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Texas Archaeological Dig Challenges Assumptions about First Americans

Ancient stone artifacts reveal the day-to-day lives of Clovis people while offering tantalizing clues of an even earlier culture

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EXCAVATIONS IN PROGRESS:

Excavations at the Gault site in central Texas have uncovered a rich collection of artifacts from the Clovis culture dating from 13,300 to 12,800 years ago. Many archaeologists suggest these finds are redefining what we know about these early Americans, pointing to a more settled culture than previously believed.....[ More ]

CLOVIS POINTS:

Clovis culture is defined both by its time span and its distinctive projectile points. These Clovis points were discovered at Gault; all were damaged and resharpened multiple times and only discarded when they were no longer useful.....[ More ]

ANIMAL BONES:

For decades archaeologists believed Clovis people were primarily big game hunters who ate large animals such as mammoths. In contrast, excavations at Gault have turned up burned and broken bones of small animals such as birds and turtles, pointing to a diverse diet that included small game.....[ More ]

VARIETY OF TOOLS:

A greater variety of tools has been uncovered at Gault than at any other Clovis site. Pictured here are a sampling of stone tools designed for tasks such as working hide (an end scraper and hide punch), working wood (an adze), and hunting game (a projectile point).....[ More ]

TOOL WEAR PATTERNS:

Additional evidence for the variety of tasks performed at Gault is derived from the microscopic wear-patterns of tools. These Clovis tools were used as (a) a blade for working hide; (b) a knife for cutting soft material, possibly meat; (c) an adze for working wood; and (d) a sickle for cutting grass.....[ More ]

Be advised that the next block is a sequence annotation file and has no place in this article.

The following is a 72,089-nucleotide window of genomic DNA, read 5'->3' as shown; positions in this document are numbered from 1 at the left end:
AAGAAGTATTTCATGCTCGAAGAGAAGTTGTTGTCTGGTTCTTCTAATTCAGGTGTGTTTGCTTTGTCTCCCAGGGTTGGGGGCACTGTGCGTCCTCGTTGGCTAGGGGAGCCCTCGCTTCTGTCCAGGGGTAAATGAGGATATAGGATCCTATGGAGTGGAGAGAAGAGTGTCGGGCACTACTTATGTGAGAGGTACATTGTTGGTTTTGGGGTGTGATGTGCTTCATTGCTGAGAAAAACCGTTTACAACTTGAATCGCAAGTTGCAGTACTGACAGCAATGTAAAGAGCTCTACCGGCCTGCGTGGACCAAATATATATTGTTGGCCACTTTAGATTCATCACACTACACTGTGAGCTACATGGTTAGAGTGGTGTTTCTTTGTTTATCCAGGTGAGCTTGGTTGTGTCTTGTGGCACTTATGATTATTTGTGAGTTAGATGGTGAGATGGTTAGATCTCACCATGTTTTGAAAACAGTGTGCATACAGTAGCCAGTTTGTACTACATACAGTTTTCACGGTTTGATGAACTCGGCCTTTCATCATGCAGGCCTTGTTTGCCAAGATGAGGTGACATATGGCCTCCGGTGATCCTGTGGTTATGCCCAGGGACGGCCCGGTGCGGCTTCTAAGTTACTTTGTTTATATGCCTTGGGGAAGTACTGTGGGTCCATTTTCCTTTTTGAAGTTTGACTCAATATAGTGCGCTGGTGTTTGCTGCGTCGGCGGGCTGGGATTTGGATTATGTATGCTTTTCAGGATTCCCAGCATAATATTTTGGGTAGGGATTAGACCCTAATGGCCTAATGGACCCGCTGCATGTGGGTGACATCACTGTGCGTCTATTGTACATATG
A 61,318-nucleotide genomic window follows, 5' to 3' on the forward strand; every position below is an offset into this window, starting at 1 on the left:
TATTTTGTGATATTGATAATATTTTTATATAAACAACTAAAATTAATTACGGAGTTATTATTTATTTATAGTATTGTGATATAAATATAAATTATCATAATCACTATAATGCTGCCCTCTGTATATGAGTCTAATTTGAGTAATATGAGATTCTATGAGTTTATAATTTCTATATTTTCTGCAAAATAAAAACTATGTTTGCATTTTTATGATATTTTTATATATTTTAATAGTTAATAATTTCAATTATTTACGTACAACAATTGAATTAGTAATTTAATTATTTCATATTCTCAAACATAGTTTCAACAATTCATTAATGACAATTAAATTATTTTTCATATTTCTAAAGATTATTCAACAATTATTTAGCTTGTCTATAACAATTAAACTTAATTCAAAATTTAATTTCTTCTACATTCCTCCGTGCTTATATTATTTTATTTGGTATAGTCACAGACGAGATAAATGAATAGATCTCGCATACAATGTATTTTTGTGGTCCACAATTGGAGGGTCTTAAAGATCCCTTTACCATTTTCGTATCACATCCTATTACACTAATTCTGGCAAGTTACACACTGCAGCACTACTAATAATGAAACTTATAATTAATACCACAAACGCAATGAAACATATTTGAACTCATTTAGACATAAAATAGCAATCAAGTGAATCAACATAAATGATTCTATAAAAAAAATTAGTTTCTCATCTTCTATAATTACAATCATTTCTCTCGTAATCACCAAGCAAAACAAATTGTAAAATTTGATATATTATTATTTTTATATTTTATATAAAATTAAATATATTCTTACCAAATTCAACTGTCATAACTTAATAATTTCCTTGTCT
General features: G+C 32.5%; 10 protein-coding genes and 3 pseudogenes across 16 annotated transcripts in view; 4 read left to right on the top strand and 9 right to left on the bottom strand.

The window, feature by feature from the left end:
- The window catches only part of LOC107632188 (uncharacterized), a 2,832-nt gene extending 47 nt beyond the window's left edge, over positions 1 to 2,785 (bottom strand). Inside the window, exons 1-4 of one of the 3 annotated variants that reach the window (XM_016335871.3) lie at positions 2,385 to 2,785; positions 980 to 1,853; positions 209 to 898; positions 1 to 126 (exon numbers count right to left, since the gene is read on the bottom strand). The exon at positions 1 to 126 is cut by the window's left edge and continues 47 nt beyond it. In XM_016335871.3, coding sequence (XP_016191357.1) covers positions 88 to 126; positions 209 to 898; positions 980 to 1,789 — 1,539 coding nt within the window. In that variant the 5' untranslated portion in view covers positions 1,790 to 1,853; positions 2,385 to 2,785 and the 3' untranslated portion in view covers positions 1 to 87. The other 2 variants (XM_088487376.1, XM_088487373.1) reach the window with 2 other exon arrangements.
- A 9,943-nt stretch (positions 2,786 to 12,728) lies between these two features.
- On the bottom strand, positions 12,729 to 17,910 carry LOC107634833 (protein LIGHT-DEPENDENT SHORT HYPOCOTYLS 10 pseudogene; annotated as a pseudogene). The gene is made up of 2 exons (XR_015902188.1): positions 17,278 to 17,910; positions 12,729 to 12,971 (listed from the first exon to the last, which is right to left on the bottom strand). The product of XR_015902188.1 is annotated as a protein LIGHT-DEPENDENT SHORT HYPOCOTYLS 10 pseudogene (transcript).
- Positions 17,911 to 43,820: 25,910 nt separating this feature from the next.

EXCAVATING PAVEMENT:

One of the most unusual finds at Gault is this gravel pavement 21.5 feet (two meters) square. The team carefully uncovered and documented this area, which experts suggest formed the floor of some kind of shelter.....[ More ]

PAVEMENT:

The pavement consists of gravel placed on clay soils. Numerous Clovis artifacts were recovered on and around the surface.....[ More ]

ENGRAVED STONE 1:

Another unusual finding at Gault are the engraved stones that may represent the earliest art in the Western Hemisphere. Of 200 engraved stones found at the site, a dozen are from the Clovis period. This Clovis-age stone was carefully incised with geometric lines.....[ More ]

ENGRAVED STONE 2:

This incised stone was carved on both sides with a fascinating--and so far incomprehensible--pattern. The engraved stones are some of the most intriguing artifacts from Gault, says Dennis Stanford, head of the anthropology department at the Smithsonian National Museum of Natural History.....[ More ]

PRE-CLOVIS STONE FLAKES:

As exciting as the Clovis-era artifacts found at Gault, some archaeologists are even more thrilled by findings from below the Clovis soil layers. These stone flakes and fragment of a tool core are from deposits believed to predate Clovis by up to a thousand years, even though archaeologists believed for decades that Clovis were the first people in the Americas.....[ More ]

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